Braille for the non-blind

Braille for the non-blind is an interactive installation that transforms braille into readable information. It lets you experience the wonderful sensation of hidden information being revealed by simply sliding your fingers over an unreadable code.

The installation consists of a touch sensitive white-board (‘Smartboard’) on which a message in braille is projected. When you touch a braille character, it turns into its readable counterpart, i.e. the letter it represents. By sliding your hand over the message, touching each braille character, the whole message becomes readable.

The message can be anything; in the current setup the system takes items from RSS feeds from news sites and refresh the message each 15 seconds. This way, the installation becomes a living wallpaper which is unobtrusive and nice to look at, even when no-one is interacting with it.

To tease people to come to the whiteboard and make the braille message readable, the system reveals one word in the message by itself. Being able to read one word of the otherwise unreadable message makes people curious about the complete message and attracts them to the installation.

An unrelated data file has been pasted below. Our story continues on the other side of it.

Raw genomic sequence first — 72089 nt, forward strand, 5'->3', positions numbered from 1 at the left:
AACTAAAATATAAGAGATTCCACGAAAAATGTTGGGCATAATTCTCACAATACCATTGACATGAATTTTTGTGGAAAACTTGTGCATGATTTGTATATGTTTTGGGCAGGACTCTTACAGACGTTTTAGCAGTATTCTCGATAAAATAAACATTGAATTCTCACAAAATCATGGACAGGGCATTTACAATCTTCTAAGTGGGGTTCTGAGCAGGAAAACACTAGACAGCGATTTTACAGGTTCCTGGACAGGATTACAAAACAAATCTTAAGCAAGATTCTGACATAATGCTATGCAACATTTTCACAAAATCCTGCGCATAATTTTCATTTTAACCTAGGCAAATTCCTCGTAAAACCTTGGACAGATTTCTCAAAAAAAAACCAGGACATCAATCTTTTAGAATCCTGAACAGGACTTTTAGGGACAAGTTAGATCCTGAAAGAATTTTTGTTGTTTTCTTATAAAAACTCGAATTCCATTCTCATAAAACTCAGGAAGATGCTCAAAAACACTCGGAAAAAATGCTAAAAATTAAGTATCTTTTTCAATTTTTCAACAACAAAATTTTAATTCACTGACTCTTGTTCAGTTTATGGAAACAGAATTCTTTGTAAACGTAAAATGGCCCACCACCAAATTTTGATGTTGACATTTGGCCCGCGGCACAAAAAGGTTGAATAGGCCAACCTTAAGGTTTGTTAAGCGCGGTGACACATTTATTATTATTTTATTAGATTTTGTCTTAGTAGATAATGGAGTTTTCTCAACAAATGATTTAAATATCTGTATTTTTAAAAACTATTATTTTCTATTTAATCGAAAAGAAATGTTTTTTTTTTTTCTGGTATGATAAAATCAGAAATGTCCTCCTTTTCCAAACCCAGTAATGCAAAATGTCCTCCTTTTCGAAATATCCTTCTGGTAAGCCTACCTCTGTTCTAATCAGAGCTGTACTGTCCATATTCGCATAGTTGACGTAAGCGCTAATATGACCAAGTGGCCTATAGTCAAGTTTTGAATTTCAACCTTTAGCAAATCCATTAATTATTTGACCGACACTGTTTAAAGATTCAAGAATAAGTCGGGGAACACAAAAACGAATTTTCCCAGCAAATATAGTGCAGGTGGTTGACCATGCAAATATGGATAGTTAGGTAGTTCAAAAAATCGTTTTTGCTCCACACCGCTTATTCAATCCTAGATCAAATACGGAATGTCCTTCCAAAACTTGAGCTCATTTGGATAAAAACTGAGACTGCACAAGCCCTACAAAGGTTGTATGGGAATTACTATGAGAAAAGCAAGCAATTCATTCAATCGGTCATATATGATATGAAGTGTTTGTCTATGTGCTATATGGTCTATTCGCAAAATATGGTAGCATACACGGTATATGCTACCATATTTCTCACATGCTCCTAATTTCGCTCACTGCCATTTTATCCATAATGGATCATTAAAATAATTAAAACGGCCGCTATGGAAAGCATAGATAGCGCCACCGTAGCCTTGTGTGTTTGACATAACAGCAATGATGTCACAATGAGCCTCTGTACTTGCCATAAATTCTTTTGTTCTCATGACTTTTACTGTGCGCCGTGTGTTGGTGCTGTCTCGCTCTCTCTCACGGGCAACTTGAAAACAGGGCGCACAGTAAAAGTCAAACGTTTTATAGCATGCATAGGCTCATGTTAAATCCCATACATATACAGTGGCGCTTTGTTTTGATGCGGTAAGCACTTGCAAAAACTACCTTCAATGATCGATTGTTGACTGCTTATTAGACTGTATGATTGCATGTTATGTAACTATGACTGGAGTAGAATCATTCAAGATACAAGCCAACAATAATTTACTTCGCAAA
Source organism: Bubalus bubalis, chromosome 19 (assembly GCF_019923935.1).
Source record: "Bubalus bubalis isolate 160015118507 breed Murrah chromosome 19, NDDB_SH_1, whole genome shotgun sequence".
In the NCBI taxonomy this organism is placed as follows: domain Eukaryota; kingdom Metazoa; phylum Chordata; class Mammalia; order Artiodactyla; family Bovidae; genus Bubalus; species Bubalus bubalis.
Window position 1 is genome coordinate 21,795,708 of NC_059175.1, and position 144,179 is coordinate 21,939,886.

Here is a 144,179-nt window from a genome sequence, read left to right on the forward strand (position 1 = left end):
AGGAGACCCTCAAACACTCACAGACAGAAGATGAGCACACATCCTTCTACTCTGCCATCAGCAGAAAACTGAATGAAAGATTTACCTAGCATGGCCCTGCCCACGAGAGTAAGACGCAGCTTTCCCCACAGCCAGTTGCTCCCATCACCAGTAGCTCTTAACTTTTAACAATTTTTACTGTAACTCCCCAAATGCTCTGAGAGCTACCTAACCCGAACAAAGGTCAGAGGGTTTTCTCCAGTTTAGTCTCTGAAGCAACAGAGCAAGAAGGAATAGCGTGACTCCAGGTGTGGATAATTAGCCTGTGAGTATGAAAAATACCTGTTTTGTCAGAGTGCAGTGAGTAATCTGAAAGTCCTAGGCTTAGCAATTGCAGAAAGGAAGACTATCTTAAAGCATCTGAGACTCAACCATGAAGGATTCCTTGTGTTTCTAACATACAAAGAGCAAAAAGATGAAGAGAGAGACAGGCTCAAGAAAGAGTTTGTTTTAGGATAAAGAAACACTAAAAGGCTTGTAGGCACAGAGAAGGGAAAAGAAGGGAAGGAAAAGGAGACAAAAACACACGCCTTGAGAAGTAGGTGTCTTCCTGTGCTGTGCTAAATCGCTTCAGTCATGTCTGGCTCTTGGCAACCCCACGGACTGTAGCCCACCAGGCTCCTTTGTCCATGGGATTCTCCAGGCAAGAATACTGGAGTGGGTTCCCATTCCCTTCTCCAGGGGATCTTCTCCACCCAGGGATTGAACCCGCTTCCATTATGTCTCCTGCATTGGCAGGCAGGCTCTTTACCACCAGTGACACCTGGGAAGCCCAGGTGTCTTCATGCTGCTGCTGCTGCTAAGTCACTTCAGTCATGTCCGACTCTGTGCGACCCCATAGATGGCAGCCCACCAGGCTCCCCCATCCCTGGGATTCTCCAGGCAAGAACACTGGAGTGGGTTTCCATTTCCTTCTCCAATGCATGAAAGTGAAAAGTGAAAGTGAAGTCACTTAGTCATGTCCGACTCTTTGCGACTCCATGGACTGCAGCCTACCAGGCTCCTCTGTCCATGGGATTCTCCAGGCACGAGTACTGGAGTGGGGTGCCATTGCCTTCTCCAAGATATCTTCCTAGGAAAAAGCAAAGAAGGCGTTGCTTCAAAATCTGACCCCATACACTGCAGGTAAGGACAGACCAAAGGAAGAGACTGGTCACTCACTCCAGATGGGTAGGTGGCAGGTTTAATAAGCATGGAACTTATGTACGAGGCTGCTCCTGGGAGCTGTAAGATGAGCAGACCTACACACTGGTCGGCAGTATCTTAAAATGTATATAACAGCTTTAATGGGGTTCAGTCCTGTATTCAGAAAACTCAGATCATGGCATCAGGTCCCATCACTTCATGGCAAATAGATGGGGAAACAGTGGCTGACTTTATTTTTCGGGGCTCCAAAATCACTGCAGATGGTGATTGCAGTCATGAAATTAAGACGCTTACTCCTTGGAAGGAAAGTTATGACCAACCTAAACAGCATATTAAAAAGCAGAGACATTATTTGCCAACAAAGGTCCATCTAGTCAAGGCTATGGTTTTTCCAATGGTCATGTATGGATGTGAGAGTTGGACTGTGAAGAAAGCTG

The colors become brighter as characters turn into readable format, switching from a color palette that a colorblind person experiences to one that is seen by a non-colorblind person.Touching a character for a second time, its color palette changes from colorblind to normal.

The setup of the system is as follows: an internet connected PC runs the software (Written in FLEX/actionscript). It retrieves a new list of messages from one or more RSS feeds every hour. From this list, every 15 seconds a message is randomly chosen and translated in braille. A projector is connected to the PC and projects the message on a touch-sensitive whiteboard, also connected to the PC. Everytime the board detects that it is touched, the software transform the braille character on the touched position to a normal character in a smooth animated transformation. The character is transformed back to normal after a fixed time (e.g. 30 seconds).

Instead of a touch sensitive whiteboard, ‘Braille for the non-blind’ can be displayed and interacted with on any touch sensitive screen, such as an iPod, iPad. It can also be extended with external sensors such that braille turns into normal characters when people walk by or just approach the screen, instead of having to actually touch it. This setup would make it suitable for display in shop-windows. People passing by make the braille turn into normal characters. Or, using distance sensors on the window, the characters change when people touch the window.